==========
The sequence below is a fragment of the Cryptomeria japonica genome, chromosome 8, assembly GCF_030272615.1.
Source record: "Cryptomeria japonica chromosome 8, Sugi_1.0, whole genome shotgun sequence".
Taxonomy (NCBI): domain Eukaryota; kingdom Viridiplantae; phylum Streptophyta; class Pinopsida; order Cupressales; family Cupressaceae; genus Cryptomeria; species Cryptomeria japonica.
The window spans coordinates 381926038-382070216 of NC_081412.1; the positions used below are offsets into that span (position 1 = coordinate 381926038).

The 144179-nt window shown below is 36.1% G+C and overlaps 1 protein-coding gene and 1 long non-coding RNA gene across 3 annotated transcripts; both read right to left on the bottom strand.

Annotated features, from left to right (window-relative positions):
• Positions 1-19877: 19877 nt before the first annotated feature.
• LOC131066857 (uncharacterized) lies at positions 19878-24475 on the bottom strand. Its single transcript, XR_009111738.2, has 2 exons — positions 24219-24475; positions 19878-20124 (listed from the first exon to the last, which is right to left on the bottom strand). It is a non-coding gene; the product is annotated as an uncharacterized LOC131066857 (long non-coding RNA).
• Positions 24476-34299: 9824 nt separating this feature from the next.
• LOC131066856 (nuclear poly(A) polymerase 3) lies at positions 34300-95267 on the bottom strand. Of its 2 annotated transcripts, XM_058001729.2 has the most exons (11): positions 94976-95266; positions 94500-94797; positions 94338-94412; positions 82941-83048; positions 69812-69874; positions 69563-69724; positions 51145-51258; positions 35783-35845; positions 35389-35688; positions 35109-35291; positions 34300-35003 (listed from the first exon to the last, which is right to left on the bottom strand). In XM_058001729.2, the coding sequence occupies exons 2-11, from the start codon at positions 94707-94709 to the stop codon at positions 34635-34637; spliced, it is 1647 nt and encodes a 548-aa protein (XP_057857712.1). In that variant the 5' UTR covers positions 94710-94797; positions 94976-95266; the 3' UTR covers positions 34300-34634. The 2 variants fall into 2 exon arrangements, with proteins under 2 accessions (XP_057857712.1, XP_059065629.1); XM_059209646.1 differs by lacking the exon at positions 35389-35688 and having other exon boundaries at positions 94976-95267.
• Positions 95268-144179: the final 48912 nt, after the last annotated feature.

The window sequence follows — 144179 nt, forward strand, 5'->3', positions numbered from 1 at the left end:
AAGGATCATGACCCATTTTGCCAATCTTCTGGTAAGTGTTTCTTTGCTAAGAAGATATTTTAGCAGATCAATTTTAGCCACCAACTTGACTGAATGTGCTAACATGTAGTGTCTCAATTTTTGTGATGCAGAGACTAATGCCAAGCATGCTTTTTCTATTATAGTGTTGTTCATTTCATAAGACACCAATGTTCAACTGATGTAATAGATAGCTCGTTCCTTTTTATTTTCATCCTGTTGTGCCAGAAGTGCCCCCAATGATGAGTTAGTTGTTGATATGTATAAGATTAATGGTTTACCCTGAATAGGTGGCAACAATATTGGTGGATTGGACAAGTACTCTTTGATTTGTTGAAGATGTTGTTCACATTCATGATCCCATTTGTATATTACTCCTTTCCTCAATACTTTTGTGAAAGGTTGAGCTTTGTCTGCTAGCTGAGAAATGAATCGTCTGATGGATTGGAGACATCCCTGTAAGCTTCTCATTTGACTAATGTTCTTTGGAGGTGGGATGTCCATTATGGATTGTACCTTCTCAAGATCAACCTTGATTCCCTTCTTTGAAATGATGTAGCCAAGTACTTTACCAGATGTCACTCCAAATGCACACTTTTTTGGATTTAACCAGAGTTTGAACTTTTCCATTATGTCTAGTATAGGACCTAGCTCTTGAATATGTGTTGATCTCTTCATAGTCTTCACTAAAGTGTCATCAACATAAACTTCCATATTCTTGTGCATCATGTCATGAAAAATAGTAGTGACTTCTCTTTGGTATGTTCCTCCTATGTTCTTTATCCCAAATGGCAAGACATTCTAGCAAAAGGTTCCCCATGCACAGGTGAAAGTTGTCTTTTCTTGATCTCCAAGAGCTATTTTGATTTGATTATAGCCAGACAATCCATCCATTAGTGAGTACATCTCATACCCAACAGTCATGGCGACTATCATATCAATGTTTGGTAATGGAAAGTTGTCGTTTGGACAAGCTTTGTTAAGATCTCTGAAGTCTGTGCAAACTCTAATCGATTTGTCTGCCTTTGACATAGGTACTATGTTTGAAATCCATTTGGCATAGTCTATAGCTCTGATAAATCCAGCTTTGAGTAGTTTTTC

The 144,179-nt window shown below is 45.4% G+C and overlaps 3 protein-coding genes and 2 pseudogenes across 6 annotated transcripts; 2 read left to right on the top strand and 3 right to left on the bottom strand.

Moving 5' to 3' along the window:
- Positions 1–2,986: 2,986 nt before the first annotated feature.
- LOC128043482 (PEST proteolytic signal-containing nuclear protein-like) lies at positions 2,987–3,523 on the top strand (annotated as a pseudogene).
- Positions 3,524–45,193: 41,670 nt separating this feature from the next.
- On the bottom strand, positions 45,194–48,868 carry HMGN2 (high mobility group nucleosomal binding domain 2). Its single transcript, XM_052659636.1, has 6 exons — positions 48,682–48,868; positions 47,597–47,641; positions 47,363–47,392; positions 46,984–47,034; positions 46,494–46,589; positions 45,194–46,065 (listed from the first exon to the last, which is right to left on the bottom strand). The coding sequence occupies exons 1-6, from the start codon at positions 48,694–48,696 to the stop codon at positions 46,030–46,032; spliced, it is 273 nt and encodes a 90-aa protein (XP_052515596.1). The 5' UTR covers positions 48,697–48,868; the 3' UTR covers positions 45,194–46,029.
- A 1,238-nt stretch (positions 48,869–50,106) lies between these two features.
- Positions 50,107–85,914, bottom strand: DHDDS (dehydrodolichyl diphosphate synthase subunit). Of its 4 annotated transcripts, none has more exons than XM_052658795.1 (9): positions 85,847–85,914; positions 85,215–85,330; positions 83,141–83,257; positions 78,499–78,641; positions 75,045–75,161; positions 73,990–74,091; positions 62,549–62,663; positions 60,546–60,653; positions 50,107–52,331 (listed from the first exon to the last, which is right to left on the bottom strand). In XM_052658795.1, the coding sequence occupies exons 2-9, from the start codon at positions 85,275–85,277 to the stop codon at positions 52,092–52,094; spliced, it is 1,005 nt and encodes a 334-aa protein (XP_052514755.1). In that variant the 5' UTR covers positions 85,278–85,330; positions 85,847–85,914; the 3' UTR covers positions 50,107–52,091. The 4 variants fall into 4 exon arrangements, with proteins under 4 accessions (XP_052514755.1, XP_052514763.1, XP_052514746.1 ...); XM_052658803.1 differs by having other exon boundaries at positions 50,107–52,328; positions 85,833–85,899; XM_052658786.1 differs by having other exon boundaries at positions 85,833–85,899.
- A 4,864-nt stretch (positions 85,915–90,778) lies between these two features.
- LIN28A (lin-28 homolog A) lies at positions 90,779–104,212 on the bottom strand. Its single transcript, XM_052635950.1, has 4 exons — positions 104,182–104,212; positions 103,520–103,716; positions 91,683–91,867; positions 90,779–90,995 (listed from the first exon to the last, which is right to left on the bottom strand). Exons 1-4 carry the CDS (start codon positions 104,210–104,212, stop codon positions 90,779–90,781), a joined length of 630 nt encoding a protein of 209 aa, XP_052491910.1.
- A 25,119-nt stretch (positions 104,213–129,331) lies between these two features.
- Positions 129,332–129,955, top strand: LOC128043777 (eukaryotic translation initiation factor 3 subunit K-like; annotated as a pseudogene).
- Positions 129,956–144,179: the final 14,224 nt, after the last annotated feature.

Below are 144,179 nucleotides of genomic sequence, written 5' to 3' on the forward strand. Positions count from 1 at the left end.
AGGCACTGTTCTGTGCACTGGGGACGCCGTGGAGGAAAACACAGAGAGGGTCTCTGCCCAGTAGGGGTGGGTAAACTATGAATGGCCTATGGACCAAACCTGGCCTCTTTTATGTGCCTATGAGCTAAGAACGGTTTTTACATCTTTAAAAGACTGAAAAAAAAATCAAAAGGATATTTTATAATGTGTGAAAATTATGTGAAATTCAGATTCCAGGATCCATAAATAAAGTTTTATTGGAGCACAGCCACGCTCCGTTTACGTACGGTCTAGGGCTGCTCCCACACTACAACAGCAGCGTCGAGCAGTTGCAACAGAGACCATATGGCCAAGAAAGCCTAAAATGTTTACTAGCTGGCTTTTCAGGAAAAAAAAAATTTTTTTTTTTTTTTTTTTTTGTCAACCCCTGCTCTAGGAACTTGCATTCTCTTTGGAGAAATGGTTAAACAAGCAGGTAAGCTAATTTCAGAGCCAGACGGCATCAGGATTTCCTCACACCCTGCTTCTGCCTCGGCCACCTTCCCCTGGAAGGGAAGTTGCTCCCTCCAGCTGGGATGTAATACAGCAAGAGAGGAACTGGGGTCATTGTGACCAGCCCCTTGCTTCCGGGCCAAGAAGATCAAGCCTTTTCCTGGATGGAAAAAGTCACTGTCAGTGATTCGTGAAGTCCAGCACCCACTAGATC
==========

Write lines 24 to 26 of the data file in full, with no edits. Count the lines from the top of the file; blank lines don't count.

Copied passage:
- A 25,119-nt stretch (positions 104,213–129,331) lies between these two features.
- Positions 129,332–129,955, top strand: LOC128043777 (eukaryotic translation initiation factor 3 subunit K-like; annotated as a pseudogene).
- Positions 129,956–144,179: the final 14,224 nt, after the last annotated feature.